Caribbean Report 07-09-1988



No headlines. No audio from 00:06-00:15.

Table of Contents

1. The BBC’s Hugh Crosskill reports on the controversy surrounding the inclusion of Graham Gooch on the English cricket team earmarked for the upcoming tour of India despite India’s position on sporting sanctions against South Africa which involve the exclusion of players who have played cricket under its Apartheid system. England’s Test and County Cricket Board however, in citing the International Cricket Council’s (ICC) rule that countries have a right to select their own team, has consequently taken its own position that the chosen team which includes Gooch will stand. (00:16-02:17)
2. Hugh Crosskill reports on the upcoming Commonwealth Finance Ministers’ Meeting in Cyprus. High on the agenda is the discussion of a specially requested study on private flows of capital to the developing countries of the Commonwealth. Crosskill interviews Dr. Vishnu Persaud, Director of the Commonwealth Secretariat’s Economic Affairs Division., who notes that the study is of great interest to Commonwealth Caribbean countries who have economic and debt problems, and need to look into ways of increasing private capital flows. Persaud also mentions the possibility of the establishment of a Commonwealth Equity Fund which could be used for investment in the stock market of developed countries. Representing the Caribbean, Prime Minister A.N.R. Robinson is expected to be a featured speaker at the meeting. (02:18-05:01)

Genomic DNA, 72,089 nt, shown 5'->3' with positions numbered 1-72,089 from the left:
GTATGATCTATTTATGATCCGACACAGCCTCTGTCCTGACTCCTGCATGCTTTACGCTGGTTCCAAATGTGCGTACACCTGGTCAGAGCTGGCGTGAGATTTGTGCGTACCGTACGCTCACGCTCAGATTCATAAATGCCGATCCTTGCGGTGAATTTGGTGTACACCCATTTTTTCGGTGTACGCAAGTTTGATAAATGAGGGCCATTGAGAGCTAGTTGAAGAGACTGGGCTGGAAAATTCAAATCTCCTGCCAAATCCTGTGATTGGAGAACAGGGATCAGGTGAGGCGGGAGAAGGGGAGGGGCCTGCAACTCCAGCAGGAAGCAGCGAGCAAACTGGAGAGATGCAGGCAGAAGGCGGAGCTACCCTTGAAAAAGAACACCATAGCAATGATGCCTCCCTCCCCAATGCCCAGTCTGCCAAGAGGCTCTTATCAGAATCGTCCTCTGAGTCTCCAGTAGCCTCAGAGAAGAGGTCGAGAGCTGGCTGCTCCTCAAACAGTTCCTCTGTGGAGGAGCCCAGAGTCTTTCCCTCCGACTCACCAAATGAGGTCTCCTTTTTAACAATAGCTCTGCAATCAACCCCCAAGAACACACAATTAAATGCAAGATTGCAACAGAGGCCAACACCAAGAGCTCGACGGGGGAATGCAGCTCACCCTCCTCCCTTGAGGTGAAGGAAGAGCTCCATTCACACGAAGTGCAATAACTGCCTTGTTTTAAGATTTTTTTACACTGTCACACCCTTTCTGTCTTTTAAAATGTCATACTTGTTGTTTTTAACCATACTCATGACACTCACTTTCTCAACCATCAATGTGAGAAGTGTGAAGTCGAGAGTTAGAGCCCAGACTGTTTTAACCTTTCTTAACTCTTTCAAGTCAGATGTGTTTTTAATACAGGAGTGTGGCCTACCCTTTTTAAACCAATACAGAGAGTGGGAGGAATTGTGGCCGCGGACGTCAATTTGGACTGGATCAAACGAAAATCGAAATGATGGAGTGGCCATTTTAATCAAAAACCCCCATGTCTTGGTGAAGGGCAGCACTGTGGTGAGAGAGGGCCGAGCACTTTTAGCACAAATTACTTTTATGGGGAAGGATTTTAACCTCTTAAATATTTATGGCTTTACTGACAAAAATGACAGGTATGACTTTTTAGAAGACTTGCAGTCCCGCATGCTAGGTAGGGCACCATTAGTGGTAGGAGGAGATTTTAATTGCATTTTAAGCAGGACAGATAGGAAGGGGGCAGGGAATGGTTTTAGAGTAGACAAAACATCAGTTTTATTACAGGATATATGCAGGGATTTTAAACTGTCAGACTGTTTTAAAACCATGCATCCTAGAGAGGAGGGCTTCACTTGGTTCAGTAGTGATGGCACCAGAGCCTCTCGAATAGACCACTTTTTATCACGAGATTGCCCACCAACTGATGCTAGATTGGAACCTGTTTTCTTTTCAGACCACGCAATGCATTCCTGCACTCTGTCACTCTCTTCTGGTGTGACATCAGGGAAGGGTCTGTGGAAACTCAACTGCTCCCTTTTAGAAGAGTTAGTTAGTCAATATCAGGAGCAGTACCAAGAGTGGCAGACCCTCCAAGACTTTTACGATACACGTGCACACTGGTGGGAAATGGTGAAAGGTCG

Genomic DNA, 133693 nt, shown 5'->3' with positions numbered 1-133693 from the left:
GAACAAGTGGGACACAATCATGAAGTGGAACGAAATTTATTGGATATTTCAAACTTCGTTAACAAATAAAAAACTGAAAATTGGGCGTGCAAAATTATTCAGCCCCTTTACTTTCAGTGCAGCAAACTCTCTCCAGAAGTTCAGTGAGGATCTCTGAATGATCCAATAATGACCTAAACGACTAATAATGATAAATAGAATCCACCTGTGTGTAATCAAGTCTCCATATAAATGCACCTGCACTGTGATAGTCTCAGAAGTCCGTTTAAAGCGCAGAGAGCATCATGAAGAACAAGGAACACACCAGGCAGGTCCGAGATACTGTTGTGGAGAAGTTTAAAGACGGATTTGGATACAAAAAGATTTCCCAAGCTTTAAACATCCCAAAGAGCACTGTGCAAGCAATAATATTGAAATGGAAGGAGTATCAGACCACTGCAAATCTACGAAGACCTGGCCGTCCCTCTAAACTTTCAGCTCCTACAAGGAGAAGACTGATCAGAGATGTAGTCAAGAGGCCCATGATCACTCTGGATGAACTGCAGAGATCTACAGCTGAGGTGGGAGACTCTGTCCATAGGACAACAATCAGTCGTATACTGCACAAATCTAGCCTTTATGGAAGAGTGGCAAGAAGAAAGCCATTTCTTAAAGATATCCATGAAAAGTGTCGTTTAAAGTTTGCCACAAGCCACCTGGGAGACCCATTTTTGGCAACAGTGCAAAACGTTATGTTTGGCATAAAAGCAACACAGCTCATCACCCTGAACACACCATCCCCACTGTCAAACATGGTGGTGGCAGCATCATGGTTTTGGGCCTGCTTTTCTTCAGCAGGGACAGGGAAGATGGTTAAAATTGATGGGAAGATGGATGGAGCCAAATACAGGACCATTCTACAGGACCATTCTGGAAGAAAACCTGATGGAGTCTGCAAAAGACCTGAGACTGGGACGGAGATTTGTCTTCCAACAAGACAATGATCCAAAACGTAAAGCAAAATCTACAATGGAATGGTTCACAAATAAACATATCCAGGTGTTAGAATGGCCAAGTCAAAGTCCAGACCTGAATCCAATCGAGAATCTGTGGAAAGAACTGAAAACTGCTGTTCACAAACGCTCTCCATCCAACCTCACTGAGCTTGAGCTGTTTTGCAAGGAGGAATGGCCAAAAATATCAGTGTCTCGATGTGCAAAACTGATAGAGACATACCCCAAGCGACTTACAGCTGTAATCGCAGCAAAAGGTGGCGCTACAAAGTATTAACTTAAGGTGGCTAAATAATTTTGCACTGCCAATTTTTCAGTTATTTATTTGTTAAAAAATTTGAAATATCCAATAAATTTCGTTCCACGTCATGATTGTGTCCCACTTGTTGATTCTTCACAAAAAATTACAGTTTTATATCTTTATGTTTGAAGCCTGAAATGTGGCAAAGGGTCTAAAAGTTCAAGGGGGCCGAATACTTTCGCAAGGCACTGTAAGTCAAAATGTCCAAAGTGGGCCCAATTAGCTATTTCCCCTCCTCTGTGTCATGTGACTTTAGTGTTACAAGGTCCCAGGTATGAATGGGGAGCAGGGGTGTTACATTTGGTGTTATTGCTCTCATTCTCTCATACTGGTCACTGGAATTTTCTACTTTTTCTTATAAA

3. Financial Report - Pat Whitehorn (05:10-06:10)
4. Caribbean air carrier LIAT continues to attract heavy criticism from regional politicians, for what is seen as inadequate service to key stakeholders. The latest criticism comes from Dominica’s Prime Minister Eugenia Charles. Hugh Croskill speaks with LIAT’s Managing Director Arthur Foster about the Prime Minister’s criticism. (06:12-08:51)
5. BBC Correspondent Allan Tomlinson reports on activities in the run up to general elections in Jamaica, including the signing of a non-aggression pact by the two main political rivals Michael Manley and Edward Seaga. Tomlinson’s report also highlights the visit of U.S. National Security Advisor General Colin Powell, who has Jamaican roots, and Jamaica’s efforts to sustain bi-lateral diplomatic relation with the US by distancing itself from Cuba. (08:52-10:56)
6. Black activists within Britain’s Transport and General Workers Union (TGWU) express dissatisfaction with the level of black representation at the union’s senior level. They are planning to set up black sections to address the problem. They note that there are over one hundred and fifty thousand black members, and only one representative at senior level. Pat Whitehorn interviews Political correspondent for the Times newspaper Nicholas Wood regarding the implications of the proposal for black sections. (11:01-13:33)